As with other features of Ansible and Ansible Tower, variables also offer flexibility in defining parameters and context when applying a configuration.  In addition to declaring and defining variables in roles and playbooks, variable definitions can also be defined in Ansible Tower job templates, inventory and inventory groups, and individual hosts.  Given the plethora of options for variable definition locations, without a set of conventions for managing variable values, debugging runtime issues with roles and playbooks can become difficult.  E.g. which value defined at which location was used when applying the role?

One example of variable definitions conventions could include:

  • Variables shall be given default values in the role, .e.g. in the ../defaults/main.yml file.
  • If the variable must have a 'real' value supplied when applying the playbook, the variable shall be defined with an obvious placeholder value which will fail if not overridden.
  • Variables shall be described in the role documentation
  • Do not apply variables at the host inventory level as host inventory can be transient.
  • Variables that select specific capabilities within a role shall be defined at the Ansible Tower Inventory Group.  For example, a role contains the configuration definition for both master and work nodes.  The Inventory Group variables are used to indicate which hosts must have the master configuration and applied and which must have the worker configuration applied.
  • Variables that define the environment context for configuration shall be defined in the Ansible Tower Job Template.

Following these conventions, each of the possible variable definition options serves a particular purpose.  When an issue with variable definition does arise, the source is easily identified.

· 8 min read
Chris Ottinger

Gitlab Vault


With the adoption automation for deploying and managing application environments, protecting privileged accounts and credential secrets in a consistent, secure, and scalable manner becomes critical.  Secrets can include account usernames, account passwords and API tokens.  Good credentials management and secrets automation practices reduce the risk of secrets escaping into the wild and being used either intentionally (hacked) or unintentionally (accident).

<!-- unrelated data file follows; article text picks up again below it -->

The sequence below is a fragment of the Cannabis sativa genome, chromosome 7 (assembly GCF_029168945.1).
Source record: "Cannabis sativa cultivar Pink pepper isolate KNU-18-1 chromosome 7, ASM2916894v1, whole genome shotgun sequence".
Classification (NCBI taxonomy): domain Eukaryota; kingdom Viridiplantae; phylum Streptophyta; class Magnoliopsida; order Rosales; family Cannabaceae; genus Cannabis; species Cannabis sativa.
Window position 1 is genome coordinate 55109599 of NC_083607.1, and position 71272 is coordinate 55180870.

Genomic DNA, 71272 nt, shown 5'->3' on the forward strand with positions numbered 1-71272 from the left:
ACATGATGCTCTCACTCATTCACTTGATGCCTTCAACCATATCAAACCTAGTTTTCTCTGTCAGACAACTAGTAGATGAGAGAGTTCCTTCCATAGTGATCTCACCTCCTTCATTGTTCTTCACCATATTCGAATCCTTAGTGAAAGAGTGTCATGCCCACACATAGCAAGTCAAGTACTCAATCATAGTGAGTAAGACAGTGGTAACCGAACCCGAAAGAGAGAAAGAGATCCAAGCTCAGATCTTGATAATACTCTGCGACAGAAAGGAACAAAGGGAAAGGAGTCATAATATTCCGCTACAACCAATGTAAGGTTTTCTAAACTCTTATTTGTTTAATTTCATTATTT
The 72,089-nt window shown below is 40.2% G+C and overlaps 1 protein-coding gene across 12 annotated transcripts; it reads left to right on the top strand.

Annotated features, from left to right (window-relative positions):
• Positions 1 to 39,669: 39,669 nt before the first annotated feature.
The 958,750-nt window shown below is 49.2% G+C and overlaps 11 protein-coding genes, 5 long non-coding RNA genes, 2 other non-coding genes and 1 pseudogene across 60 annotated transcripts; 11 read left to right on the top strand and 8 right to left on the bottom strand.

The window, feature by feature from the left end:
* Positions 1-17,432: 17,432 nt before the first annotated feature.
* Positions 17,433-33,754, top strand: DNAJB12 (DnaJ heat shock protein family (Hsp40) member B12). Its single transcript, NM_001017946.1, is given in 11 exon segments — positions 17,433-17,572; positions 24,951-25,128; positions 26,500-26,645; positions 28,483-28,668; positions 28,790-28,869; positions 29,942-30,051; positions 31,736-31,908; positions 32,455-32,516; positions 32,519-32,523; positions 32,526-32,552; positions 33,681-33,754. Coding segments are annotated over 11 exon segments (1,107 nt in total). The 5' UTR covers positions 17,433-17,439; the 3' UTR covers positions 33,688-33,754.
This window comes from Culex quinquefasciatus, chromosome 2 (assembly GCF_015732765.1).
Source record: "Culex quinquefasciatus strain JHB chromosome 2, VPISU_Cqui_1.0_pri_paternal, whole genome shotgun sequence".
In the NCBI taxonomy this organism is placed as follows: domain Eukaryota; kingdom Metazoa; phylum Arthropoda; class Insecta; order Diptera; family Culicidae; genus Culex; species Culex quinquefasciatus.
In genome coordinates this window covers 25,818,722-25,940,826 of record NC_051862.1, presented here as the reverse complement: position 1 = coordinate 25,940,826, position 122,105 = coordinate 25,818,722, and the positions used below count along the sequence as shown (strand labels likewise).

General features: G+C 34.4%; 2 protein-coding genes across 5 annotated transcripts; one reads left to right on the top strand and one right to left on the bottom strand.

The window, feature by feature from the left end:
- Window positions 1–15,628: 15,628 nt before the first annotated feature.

• Reduce the likelihood of passwords slipping into source code commits and getting pushed to code repositories, especially public repositories such as github.
  • Minimise the secrets exposure surface area by reducing the number of people who require knowledge of credentials.  With an automated credentials management process that number can reach zero.
  • Limit the useful life of a secret by employing short expiry times and small time-to-live (TTL) values.  Automation enables reliable low-effort secret re-issue and rotation.


The following objectives have been considered in designing a secrets automation solution that can be integrated into an existing CICD environment.

  • Integrate into an existing CICD environment without requiring an "all or nothing" implementation.  Allow existing jobs to operate alongside jobs that have been converted to the new secrets automation solution.
  • A single design that can be applied across different toolchains and deployment models.  For example, deployment to a Kubernetes environment can use the same secrets management process as an application installation on a virtual machine.  Similarly, the design can be used with different CICD tools, such as GitLab-CI, Travis-CI, or other build and deploy automation tool.
  • Multi-cloud capable by limiting coupling to a specific hosting environment or cloud services provider.
  • The use of secrets (or not) can be decided at any point in time, without requiring changes to the CICD job definition, similar to the use of feature flags in applications.
  • Enable changes to secrets, either due to rotation or revocation, to be maintained from a central service point.  Avoid storing the same secret multiple times in different locations.
  • Secrets organised in predictable locations in a "rest-ish" fashion by treating secrets and credentials as attributes of entities.
  • Use environment variables as the standard interface between deployment orchestration and deployed application, following the 12 Factor App approach.


  • Secrets stored centrally in Hashicorp Vault.
  • CICD jobs retrieve secrets from Vault and configure the application deployment environment.
  • Deployed applications use the secrets supplied by CICD job to access backend services.

CICD Secrets with Vault

Storing Secrets

Use Vault by Hashicorp as a centralised secrets storage service.  The CICD service retrieves secrets information for integration and deployment jobs.  Vault provides a flexible set of features to support numerous different workflows and available as either Vault Open Source or Vault Enterprise.  The secrets management pattern described uses the Vault Open Source version.  The workflow described here can be explored using Vault in the unsecured development mode, however, a properly configured and managed Vault service is required for production use.

Vault supports a number of secrets backends and access workflow models.  This solution makes use of the Vault AppRole method, which is designed to support machine-to-machine automated workflows.  With the AppRole workflow model human access to secrets is minimised through the use of access controls and temporary credentials with short TTL's.  Within Vault, secrets are organised using an entity centric "rest-ish" style approach ensuring a given secret for a given service is stored in a single predictable location.

The use of Vault satisfies several of the design objectives:

  • enables single point management of secrets. The secrets content is stored in a single location referenced at CICD job runtime.  On the next invocation, the CICD job retrieves the latest version of the secrets content.